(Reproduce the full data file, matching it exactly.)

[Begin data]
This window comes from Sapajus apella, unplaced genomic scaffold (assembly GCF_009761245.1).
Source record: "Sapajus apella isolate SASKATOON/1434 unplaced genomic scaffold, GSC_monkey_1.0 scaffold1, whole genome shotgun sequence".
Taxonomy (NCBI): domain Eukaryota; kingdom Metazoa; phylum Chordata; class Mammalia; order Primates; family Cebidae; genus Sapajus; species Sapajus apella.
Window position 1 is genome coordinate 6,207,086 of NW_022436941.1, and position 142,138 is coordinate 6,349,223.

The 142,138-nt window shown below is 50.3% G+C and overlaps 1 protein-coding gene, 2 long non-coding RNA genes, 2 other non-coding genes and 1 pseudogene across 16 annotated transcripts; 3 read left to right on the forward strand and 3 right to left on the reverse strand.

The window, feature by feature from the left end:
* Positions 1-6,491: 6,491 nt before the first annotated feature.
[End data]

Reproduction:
This window comes from Sapajus apella, unplaced genomic scaffold (assembly GCF_009761245.1).
Source record: "Sapajus apella isolate SASKATOON/1434 unplaced genomic scaffold, GSC_monkey_1.0 scaffold1, whole genome shotgun sequence".
Taxonomy (NCBI): domain Eukaryota; kingdom Metazoa; phylum Chordata; class Mammalia; order Primates; family Cebidae; genus Sapajus; species Sapajus apella.
Window position 1 is genome coordinate 6,207,086 of NW_022436941.1, and position 142,138 is coordinate 6,349,223.

The 142,138-nt window shown below is 50.3% G+C and overlaps 1 protein-coding gene, 2 long non-coding RNA genes, 2 other non-coding genes and 1 pseudogene across 16 annotated transcripts; 3 read left to right on the forward strand and 3 right to left on the reverse strand.

The window, feature by feature from the left end:
* Positions 1-6,491: 6,491 nt before the first annotated feature.